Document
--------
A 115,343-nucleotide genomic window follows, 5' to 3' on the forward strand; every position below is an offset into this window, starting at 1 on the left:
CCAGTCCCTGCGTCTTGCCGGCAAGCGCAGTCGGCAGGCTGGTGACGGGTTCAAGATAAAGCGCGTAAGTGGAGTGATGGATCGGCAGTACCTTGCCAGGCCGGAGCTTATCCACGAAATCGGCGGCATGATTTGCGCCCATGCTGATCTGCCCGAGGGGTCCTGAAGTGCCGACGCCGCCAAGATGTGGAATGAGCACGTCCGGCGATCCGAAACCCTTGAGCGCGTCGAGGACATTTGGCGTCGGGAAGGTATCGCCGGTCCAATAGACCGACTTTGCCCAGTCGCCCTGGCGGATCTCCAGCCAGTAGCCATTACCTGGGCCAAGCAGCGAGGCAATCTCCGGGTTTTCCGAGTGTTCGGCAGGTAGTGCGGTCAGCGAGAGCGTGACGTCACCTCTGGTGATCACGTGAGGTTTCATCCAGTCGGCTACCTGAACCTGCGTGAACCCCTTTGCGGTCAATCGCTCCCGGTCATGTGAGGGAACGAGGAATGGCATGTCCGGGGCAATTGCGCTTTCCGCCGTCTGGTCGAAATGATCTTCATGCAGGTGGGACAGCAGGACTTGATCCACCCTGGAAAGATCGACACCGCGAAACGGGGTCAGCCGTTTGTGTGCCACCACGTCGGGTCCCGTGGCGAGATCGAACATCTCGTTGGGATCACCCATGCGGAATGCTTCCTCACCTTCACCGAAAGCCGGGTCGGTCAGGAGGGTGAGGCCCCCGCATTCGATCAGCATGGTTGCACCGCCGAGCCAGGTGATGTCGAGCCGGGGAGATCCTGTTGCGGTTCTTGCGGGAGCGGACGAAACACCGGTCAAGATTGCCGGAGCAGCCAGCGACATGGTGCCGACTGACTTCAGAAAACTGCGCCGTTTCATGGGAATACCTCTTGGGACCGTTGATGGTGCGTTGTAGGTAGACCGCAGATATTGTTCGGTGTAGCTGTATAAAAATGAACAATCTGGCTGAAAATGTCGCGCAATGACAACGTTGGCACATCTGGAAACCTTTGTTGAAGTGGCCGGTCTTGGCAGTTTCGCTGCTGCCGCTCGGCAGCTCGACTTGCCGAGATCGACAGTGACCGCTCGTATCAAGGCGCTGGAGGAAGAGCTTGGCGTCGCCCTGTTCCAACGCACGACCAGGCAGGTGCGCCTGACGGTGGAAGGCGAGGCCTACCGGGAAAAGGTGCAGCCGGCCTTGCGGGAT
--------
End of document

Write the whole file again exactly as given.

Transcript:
A 115,343-nucleotide genomic window follows, 5' to 3' on the forward strand; every position below is an offset into this window, starting at 1 on the left:
CCAGTCCCTGCGTCTTGCCGGCAAGCGCAGTCGGCAGGCTGGTGACGGGTTCAAGATAAAGCGCGTAAGTGGAGTGATGGATCGGCAGTACCTTGCCAGGCCGGAGCTTATCCACGAAATCGGCGGCATGATTTGCGCCCATGCTGATCTGCCCGAGGGGTCCTGAAGTGCCGACGCCGCCAAGATGTGGAATGAGCACGTCCGGCGATCCGAAACCCTTGAGCGCGTCGAGGACATTTGGCGTCGGGAAGGTATCGCCGGTCCAATAGACCGACTTTGCCCAGTCGCCCTGGCGGATCTCCAGCCAGTAGCCATTACCTGGGCCAAGCAGCGAGGCAATCTCCGGGTTTTCCGAGTGTTCGGCAGGTAGTGCGGTCAGCGAGAGCGTGACGTCACCTCTGGTGATCACGTGAGGTTTCATCCAGTCGGCTACCTGAACCTGCGTGAACCCCTTTGCGGTCAATCGCTCCCGGTCATGTGAGGGAACGAGGAATGGCATGTCCGGGGCAATTGCGCTTTCCGCCGTCTGGTCGAAATGATCTTCATGCAGGTGGGACAGCAGGACTTGATCCACCCTGGAAAGATCGACACCGCGAAACGGGGTCAGCCGTTTGTGTGCCACCACGTCGGGTCCCGTGGCGAGATCGAACATCTCGTTGGGATCACCCATGCGGAATGCTTCCTCACCTTCACCGAAAGCCGGGTCGGTCAGGAGGGTGAGGCCCCCGCATTCGATCAGCATGGTTGCACCGCCGAGCCAGGTGATGTCGAGCCGGGGAGATCCTGTTGCGGTTCTTGCGGGAGCGGACGAAACACCGGTCAAGATTGCCGGAGCAGCCAGCGACATGGTGCCGACTGACTTCAGAAAACTGCGCCGTTTCATGGGAATACCTCTTGGGACCGTTGATGGTGCGTTGTAGGTAGACCGCAGATATTGTTCGGTGTAGCTGTATAAAAATGAACAATCTGGCTGAAAATGTCGCGCAATGACAACGTTGGCACATCTGGAAACCTTTGTTGAAGTGGCCGGTCTTGGCAGTTTCGCTGCTGCCGCTCGGCAGCTCGACTTGCCGAGATCGACAGTGACCGCTCGTATCAAGGCGCTGGAGGAAGAGCTTGGCGTCGCCCTGTTCCAACGCACGACCAGGCAGGTGCGCCTGACGGTGGAAGGCGAGGCCTACCGGGAAAAGGTGCAGCCGGCCTTGCGGGAT